Could a parasitic fungus evolve to control humans?
The zombie-creating fungus in The Last of Us is real, but there are many other fungi to fear. Of the 5 million fungal species in the world, a few hundred are dangerous to people.
An ant, no longer in control of its body, crawls away from its colony, hangs perilously on a leaf, and waits to die as a fungus consumes its body, emerges from its head, and releases spores into the air.
“They’re like these grim little Christmas ornaments out in the forest,” says Ian Will, a fungal geneticist at the University of Central Florida, where these zombified ants can be found.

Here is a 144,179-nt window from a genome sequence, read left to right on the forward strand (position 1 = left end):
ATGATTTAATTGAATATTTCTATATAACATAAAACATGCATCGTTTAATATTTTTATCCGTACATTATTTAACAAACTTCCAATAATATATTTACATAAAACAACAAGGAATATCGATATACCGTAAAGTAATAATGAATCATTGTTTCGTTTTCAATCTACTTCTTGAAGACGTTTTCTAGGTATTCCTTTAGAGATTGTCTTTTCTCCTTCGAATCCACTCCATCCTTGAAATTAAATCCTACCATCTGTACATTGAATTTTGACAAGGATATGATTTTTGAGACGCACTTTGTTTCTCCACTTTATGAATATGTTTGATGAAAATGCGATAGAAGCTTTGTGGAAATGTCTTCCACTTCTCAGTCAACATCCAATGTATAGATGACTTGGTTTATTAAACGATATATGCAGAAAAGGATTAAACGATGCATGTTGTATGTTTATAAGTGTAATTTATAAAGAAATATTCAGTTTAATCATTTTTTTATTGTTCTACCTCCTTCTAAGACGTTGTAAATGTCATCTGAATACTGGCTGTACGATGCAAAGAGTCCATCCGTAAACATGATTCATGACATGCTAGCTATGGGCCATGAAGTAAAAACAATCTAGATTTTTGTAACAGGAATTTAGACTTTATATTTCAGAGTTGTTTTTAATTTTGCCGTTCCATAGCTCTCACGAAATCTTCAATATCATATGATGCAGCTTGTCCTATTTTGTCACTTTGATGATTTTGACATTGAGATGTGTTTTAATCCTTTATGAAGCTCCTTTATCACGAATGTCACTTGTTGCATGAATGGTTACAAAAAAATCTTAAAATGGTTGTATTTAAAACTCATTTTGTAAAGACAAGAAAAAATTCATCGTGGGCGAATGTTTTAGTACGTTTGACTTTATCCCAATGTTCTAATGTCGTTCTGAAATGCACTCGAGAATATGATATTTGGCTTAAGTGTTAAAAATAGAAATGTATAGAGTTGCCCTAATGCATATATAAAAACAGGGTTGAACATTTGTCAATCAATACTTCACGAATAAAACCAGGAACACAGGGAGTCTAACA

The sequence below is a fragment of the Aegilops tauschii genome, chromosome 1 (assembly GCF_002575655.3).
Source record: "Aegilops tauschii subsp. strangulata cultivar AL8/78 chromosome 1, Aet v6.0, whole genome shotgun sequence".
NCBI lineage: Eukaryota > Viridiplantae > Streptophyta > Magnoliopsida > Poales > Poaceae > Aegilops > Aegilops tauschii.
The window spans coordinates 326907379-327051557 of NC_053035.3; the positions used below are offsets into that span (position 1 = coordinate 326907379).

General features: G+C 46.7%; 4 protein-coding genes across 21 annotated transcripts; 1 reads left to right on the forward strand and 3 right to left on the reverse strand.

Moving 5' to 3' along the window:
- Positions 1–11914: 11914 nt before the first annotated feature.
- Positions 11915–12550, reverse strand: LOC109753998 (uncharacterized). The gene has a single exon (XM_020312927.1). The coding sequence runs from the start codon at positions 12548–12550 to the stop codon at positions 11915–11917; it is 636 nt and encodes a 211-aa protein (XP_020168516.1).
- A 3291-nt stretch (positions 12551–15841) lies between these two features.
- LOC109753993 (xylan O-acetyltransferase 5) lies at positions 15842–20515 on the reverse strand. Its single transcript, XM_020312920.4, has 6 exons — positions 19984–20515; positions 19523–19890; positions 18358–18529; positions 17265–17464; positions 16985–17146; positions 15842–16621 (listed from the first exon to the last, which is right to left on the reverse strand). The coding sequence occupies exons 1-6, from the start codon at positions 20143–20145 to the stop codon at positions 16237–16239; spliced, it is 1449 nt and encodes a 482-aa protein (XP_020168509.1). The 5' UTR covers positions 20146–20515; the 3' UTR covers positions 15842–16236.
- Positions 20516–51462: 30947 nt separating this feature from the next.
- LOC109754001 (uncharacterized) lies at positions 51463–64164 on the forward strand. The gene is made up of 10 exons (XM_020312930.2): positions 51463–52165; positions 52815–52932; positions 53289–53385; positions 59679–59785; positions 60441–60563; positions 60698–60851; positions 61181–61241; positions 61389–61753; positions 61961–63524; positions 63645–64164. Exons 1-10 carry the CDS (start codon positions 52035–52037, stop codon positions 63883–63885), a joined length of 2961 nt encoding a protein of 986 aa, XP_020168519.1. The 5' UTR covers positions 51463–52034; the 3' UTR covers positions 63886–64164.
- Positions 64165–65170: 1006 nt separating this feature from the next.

What if this parasitic fungus could do the same thing to us?
That’s the premise of the new television show based on the video game The Last of Us in which, as a result of warming temperatures caused by climate change, a fungus takes over the world and turns humans into parasite-controlled zombies.